Q: Compare Boston and St Louis as hockey towns.

A: I think Boston has the Original Six aura to it. It's a great sports town; the Patriots are awesome, the Red Sox and Celtics are amazing. It's a downtown city, a lot is happening in the core of the city. St. Louis is more spread out, but it's just as good as a sports town. Fans appreciate effort here. Even if we don't win, they are happy as long as we are working hard. In Boston, you have more of a winning city. They expect you to win because the Red Sox and Patriots have been winning.

Q: Do you get recognized in St. Louis often?

A: More now that we're winning. Sometimes, people will recognize my name.

Q: So, you're a bit of a celebrity. Dallas Cowboys quarterback Tony Romo is now dating Jessica Simpson. Is there a singer or starlet you have an eye on?

A: I'm not getting any stars. I'm just a normal guy. But there are a lot of hot stars in Hollywood [laughs]. I was a fan of the girl from Austin Powers. Elizabeth Hurley. I love her accent. She's a little older, but I'm a big fan. Every movie she's in, I just have to see, even "Bedazzled." That was the worst movie I have ever seen, but the only reason I didn't walk out was [because of] that devil outfit she was wearing [laughs].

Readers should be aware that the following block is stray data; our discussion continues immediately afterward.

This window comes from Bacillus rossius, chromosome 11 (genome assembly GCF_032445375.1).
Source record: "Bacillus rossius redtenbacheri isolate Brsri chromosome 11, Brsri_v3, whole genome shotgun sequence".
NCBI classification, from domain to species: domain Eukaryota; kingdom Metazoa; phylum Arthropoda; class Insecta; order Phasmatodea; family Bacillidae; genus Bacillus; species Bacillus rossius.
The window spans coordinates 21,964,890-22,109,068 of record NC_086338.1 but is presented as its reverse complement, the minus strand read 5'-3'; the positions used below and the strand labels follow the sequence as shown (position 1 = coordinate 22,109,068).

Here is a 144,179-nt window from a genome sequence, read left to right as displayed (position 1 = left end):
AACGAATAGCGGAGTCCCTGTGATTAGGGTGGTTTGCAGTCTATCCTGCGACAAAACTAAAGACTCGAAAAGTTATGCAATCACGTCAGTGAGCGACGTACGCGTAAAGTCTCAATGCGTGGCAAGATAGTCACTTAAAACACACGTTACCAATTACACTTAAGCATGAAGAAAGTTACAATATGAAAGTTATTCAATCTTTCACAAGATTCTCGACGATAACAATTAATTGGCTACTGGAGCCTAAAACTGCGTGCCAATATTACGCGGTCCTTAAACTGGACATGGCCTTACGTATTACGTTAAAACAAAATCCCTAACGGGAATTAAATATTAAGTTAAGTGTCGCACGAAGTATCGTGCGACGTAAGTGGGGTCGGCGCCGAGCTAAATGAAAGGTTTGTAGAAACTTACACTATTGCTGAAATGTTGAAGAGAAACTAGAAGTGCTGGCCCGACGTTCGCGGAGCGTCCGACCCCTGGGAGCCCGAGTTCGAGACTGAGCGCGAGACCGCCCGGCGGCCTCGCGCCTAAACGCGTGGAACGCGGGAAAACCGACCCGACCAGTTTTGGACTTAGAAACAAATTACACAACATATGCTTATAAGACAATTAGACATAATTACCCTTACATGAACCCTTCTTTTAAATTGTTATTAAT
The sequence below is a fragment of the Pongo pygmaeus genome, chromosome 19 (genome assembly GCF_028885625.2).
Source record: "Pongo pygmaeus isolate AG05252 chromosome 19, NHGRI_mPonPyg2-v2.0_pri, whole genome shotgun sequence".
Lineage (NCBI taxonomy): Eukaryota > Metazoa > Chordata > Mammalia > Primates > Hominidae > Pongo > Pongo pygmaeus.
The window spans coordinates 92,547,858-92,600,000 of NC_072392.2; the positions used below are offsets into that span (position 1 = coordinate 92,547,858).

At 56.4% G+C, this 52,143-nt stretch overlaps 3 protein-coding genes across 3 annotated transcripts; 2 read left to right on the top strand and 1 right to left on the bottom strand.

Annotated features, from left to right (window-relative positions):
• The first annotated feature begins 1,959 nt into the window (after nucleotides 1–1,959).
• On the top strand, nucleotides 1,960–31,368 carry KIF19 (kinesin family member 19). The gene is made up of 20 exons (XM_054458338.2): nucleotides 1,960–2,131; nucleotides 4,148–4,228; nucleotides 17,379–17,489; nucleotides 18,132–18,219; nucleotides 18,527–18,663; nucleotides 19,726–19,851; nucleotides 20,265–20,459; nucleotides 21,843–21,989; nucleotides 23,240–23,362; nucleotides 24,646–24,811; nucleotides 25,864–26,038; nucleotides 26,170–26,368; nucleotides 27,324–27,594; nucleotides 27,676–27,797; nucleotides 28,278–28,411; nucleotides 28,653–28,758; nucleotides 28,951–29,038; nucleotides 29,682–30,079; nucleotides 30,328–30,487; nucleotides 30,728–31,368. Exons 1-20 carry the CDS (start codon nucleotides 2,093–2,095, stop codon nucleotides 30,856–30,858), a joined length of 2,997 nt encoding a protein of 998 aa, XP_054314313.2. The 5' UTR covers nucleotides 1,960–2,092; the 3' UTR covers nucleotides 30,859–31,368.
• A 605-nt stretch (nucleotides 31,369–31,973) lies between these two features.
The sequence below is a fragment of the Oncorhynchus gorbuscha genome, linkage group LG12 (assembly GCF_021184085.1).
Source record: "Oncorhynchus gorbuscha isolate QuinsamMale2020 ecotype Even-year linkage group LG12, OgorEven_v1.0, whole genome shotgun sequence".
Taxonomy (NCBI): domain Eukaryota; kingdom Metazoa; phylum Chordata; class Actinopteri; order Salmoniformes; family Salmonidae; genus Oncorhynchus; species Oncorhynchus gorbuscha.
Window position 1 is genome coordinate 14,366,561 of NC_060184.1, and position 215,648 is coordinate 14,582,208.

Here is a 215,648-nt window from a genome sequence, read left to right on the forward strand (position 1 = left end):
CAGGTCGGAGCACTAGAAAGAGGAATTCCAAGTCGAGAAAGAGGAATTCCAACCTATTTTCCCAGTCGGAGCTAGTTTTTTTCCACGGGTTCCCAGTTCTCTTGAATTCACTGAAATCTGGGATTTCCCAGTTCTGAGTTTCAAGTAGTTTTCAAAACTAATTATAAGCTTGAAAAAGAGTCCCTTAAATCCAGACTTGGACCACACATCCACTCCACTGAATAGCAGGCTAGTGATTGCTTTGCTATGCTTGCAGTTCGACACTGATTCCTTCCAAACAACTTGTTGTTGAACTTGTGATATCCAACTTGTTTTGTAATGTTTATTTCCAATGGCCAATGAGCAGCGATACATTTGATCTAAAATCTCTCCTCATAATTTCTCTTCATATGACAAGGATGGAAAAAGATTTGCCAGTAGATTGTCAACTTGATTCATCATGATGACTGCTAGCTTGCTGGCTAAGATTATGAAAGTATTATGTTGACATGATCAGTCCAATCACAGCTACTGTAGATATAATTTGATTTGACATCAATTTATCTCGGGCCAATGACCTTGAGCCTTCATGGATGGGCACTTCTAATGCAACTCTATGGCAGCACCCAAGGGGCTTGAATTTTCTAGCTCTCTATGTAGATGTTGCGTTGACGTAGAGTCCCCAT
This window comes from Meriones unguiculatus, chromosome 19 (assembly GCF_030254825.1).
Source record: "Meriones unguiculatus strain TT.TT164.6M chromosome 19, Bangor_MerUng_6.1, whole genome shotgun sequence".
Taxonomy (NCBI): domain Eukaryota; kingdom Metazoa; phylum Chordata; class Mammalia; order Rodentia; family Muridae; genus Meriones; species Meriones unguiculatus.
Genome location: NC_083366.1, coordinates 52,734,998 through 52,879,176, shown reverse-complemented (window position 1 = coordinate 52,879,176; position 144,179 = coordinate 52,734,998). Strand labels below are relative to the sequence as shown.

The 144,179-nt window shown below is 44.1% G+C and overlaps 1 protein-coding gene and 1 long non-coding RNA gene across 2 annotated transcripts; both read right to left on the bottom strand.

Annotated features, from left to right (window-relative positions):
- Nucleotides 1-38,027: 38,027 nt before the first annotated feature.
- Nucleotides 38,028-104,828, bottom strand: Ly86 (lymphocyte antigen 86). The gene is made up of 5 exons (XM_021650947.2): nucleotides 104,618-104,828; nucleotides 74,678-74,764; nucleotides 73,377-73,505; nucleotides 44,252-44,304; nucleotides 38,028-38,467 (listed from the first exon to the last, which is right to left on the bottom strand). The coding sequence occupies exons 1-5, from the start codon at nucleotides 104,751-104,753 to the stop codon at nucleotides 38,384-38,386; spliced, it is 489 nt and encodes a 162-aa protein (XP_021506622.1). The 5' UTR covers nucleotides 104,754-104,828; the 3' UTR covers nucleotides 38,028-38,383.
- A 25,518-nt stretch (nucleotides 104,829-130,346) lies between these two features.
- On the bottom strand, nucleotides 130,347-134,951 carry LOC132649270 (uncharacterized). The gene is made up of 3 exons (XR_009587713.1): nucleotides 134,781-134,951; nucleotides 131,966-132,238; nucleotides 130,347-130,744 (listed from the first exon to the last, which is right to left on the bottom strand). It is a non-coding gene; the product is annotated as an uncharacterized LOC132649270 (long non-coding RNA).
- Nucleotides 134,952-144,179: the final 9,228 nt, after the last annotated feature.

Q: St. Louis is a rabid baseball city. The Mitchell report on steroid use is coming out soon, and it's expected to name names. As a pro athlete, do you think the public should know who has been caught using performance-enhancing drugs?

A: Sure, it's illegal. Why not? If guys don't want to play on a level playing field, they should be held accountable for that. It's putting guys at a disadvantage, so it's not right.

Q: Which is the best team in the NHL?

A: We are, the St Louis Blues.

Q: You guys are the team to beat?

A: I think so. We have the best goaltending in the league right now. Manny [Legace] and Hannu [Toivonen] are playing awesome. We have great defense, and we have balanced scoring. When we get everyone going again, I think we're pretty dangerous and we can play any style you want. So, I'll say us.

[Editor's note: Our interview was conducted before Legace was placed on injured reserve Thursday with a sore knee. The goalie is expected to miss at least two games.]

Q: What have you learned from Paul Kariya?

A: Just the way he prepares himself; he's a consummate pro. There is no way I can do what he does -- all the stretching, all the mental preparation. The best thing is, we can have great talks. He doesn't brush me off; he'll listen, and sometimes he'll agree when I approach him about things we need to do on the ice. He has always shown me how to be a better player, so it's great to play with him.